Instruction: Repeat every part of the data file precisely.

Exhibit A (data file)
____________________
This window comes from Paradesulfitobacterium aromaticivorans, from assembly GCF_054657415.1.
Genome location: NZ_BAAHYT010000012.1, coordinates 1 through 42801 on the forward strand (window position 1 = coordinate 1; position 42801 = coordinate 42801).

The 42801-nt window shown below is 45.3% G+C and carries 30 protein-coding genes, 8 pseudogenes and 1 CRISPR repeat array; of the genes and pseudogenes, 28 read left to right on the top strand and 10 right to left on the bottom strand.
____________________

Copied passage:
This window comes from Paradesulfitobacterium aromaticivorans, from assembly GCF_054657415.1.
Genome location: NZ_BAAHYT010000012.1, coordinates 1 through 42801 on the forward strand (window position 1 = coordinate 1; position 42801 = coordinate 42801).

The 42801-nt window shown below is 45.3% G+C and carries 30 protein-coding genes, 8 pseudogenes and 1 CRISPR repeat array; of the genes and pseudogenes, 28 read left to right on the top strand and 10 right to left on the bottom strand.